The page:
Darwinists still crowing about Pyrrhic Dover victory
The Dover decision was the result of factors that are not likely to be repeated: (1) the school board's selection of an obsolete ID book in which the terms "intelligent design" and "intelligent design proponent" were substituted for "creationism" and "creationist" respectively, and (2) a biased activist judge who copied the opinion's ID-as-science section nearly verbatim from the ACLU's opening post-trial brief and who showed extreme prejudice against ID and the Dover defendants -- regardless of whether or not ID is a religious concept -- by saying in a Dickinson College commencement speech that his Dover decision was based on his cockamamie notion that the Founders based the establishment clause upon a belief that organized religions are not "true" religions -- he said,
. . . this much is very clear. The Founders believed that true religion was not something handed down by a church or contained in a Bible, but was to be found through free, rational inquiry. At bottom then, this core set of beliefs led the Founders, who constantly engaged and questioned things, to secure their idea of religious freedom by barring any alliance between church and state.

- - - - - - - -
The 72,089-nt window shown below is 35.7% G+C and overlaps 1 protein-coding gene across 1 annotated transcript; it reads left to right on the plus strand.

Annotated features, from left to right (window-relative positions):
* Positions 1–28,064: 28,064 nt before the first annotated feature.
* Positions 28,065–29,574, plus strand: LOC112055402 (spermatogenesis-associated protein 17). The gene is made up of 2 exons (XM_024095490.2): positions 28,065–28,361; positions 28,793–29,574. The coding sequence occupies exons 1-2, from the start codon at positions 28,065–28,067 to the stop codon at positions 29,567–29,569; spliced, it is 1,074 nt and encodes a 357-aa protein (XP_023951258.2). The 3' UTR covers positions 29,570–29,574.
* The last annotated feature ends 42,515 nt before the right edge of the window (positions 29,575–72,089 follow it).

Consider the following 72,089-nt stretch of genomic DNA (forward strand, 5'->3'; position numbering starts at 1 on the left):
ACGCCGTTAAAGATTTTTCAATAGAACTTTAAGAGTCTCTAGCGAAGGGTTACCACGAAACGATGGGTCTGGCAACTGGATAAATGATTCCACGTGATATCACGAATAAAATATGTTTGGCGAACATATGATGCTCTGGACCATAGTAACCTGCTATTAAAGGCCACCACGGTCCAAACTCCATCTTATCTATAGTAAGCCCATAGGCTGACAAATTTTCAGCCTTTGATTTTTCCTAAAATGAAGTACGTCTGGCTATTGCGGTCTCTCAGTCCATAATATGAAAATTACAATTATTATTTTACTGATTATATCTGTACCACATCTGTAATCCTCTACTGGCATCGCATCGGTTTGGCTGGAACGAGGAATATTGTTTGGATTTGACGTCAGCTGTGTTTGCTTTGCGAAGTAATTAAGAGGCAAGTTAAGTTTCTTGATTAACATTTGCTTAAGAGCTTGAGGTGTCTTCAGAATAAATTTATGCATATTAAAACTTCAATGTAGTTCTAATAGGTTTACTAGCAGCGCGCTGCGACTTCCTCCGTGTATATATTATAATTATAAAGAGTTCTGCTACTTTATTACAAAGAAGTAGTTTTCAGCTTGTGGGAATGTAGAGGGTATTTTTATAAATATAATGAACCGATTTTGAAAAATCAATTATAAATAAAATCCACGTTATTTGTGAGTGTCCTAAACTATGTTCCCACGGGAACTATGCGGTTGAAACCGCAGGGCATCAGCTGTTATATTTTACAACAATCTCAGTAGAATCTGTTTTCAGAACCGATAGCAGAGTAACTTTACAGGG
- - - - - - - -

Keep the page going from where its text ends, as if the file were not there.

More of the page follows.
That Dickinson College speech alone was enough to completely discredit the Dover decision.
This blog has scores of articles about the Kitzmiller case and related subjects -- see the post-label list in the sidebar of the home page. Each post label represents up to 20 articles. The reason for the multiple listings of post labels for some subjects is that the Blogger.com template mode software that I am using is limited to 20 articles per post label. At first I didn't like this limit but I now like it because it keeps the post label groups at a manageable size.
Labels: Kitzmiller v. Dover (new #2)